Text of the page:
In St. Louis, several local LGBTQIA+-owned businesses have modeled an anti-racist role. I asked Jarek Steele, co-owner of Left Bank Books to speak about his perspective on how business and racial justice intersect.


What inspired you to put up signage welcoming Muslim customers?LBBsign


I put the sign up after seeing a Facebook post by The Main Street Alliance, which is a national network of small business coalitions that works on public policy issues. They had created a sign in response to the backlash against Muslim refugees and immigrants. I amended the sign to include a Bosnian translation to represent the large Bosnian population in St. Louis. I think it sets a wonderful tone and conveys the values that underpin our bookstore – respect and love for our community and the desire to work together to be more literate.


The kind of fear and xenophobia that politicians weave into their messages is hard to sustain. It takes huge amounts of focused energy and can't survive acts of love. I realized that this small thing - a sign welcoming Muslims and immigrants - could be a beacon of kindness. It could signal the absence of fear and the presence of respect - at least on the corner of Euclid and McPherson.


Is it necessary to put up a sign to welcome people who have always been welcome here? I'd argue in this moment - yes. In a climate where the default question is "How can I survive?" it is necessary to answer publicly and visibly "By living together."


What is the role of white business owners in racial justice issues?


American society places a lot of value on business leaders and we (white business owners) have a responsibility to the whole community that supports us. We are responsible for earning and maintaining that community’s trust in us, in the business we create and run, and in the integrity of our mission.


That means that white business owners have to listen and use our positions of privilege to amplify the voices of those who are kept silent.


In concrete terms this means hiring, promoting, trusting valuing and giving credit to people of color. It means structuring our company's policies so that the real-life needs of the people who work there are considered (health insurance, etc.). It means choosing vendors with our eyes open to who owns those companies and who those vendors hire.


Sometimes it just means getting out of the way.


What should white LGBTQIA+-owned businesses do to get more education on racial justice work?


This is a tough question because one size doesn’t fit all, and I’m no expert. I’ll suggest a few things I’ve done and continue to do - Read, read, read. Read any or all of the books on the Black Lives Matter reading list.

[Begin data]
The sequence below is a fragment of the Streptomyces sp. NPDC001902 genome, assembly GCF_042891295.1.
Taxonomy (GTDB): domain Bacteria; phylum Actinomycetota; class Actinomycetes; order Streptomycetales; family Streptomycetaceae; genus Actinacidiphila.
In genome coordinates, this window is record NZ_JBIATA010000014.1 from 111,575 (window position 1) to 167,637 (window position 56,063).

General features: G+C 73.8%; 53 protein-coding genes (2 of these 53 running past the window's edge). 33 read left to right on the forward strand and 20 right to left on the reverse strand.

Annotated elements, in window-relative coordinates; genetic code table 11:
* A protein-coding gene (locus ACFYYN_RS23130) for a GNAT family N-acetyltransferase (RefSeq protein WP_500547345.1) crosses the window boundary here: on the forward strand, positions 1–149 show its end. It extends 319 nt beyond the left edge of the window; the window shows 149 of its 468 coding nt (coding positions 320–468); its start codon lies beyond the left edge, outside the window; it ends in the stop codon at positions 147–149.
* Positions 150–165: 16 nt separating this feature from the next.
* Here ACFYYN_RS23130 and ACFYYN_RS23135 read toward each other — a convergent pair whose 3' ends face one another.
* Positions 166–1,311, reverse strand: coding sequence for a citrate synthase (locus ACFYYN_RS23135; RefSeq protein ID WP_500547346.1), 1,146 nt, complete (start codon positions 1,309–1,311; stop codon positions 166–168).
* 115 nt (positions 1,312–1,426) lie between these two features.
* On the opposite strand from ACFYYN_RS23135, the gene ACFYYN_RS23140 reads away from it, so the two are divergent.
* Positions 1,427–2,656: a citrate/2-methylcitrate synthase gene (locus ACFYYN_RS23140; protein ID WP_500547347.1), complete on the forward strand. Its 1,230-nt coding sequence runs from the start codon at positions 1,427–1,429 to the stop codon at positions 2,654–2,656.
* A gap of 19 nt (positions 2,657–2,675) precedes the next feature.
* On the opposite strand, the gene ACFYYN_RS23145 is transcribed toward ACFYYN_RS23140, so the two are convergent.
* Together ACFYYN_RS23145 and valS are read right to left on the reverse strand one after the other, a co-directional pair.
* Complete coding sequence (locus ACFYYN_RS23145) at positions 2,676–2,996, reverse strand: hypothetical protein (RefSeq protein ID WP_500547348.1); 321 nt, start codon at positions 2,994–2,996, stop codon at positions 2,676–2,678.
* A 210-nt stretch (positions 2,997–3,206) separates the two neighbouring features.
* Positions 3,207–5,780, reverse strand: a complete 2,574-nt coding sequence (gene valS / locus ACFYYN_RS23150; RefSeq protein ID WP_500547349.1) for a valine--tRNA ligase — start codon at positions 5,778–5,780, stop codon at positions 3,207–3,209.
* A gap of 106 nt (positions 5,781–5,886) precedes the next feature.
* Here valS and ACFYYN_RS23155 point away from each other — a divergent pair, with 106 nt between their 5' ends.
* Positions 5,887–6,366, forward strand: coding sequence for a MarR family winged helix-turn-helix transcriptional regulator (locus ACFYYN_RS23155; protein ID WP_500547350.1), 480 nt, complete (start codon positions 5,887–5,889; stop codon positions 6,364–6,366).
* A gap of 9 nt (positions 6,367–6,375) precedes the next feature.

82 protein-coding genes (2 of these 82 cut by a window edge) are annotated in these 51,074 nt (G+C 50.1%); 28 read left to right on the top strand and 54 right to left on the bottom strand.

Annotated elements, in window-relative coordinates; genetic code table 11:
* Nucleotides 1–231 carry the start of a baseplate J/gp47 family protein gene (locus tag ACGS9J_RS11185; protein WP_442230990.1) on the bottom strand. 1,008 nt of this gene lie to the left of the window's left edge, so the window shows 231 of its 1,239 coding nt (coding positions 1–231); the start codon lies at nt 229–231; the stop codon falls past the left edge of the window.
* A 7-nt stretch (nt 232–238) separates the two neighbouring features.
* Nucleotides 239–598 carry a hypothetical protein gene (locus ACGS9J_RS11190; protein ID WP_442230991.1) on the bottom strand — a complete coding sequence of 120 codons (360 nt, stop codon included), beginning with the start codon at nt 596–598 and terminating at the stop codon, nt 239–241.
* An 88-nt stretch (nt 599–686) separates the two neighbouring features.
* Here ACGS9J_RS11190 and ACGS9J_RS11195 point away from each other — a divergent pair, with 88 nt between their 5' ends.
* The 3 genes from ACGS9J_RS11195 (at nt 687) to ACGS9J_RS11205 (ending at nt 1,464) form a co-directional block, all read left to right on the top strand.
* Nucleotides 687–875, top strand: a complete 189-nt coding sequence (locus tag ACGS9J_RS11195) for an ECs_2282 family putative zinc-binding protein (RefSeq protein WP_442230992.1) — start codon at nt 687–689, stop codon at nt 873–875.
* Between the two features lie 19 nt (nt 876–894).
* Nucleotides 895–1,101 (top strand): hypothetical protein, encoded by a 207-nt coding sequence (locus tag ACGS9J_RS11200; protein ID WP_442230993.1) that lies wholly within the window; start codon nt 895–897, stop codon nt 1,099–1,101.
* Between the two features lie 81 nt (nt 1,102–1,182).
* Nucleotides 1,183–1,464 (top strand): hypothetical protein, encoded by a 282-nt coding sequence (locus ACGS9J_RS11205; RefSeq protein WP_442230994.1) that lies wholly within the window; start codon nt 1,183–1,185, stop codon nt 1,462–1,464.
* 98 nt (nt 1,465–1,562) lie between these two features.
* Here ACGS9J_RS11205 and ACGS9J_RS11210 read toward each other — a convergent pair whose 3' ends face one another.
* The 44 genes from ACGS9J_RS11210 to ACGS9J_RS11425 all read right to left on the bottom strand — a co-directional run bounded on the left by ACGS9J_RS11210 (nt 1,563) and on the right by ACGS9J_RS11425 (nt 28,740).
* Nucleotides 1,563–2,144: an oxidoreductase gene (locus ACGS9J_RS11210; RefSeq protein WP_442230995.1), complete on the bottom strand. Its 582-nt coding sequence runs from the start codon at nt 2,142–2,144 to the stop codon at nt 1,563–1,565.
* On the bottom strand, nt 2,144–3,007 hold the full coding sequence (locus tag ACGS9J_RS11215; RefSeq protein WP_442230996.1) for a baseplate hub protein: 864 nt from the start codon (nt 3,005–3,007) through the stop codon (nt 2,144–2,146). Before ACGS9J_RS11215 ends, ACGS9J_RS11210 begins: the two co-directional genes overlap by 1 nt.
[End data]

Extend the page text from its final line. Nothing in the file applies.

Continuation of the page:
Schedule diversity training for yourself and your employees regardless of whether you think you need it or not. Diversity Awareness Partnership is one avenue locally, but there are more.


Find a role model business, schedule coffee with the owner. Ask questions.


Look to a community leader who does this work and follow that example.


A couple of examples (there are many more):


Mike Kinman (Christ Church Cathedral)


Rabbi Susan Talve (Central Reform Congregation)


Try not to be defensive. You don't have to be perfect (nobody is), just brave enough to grow and learn. The key is to listen.


Left Bank Books has also been an advocate and educator on the Black Lives Matter movement. What are some examples of this that other businesses can do?


Many business owners don't publicly express opinions on social or political issues because they have to balance their consciences with the need to appeal to as many customers and clients as possible. It's risky (and terrifying) to do something that alienates the people who keep your doors open. There are ways to be an advocate besides making an entire window of Black Lives Matter signs:


- Hire black people. There shouldn't really be an argument here. There are many thousands of qualified people of color for every job.
- Buy supplies from vendors who are owned by or hire black people.
- Don't profile black customers. (Yeah, I know you don’t think you do this. You do.)
- Interrupt racist jokes, conversations or confrontations in your place of business. Every time.
- Schedule diversity training for you and your staff.
- Buy books about racial justice. Give them to all of your employees. Invite them to discuss the book together.
- Discuss your position on topics such as policing, profiling, income inequality, etc., with fellow business owners and Aldermen.
- Attend neighborhood meetings and interrupt racist remarks there.
- Know that you are not going succeed at all of this all of the time and be ok knowing you will be better tomorrow. Keep that in mind when talking to others who may not be at their best today.


Read more from Jarek Steele at his blog here


Jennifer Kovar is Co-President of the Gateway Business Guild (St. Louis' LGBTQIA+ chamber of commerce) and a volunteer racial justice facilitator with YWCA St. Louis.

 

 

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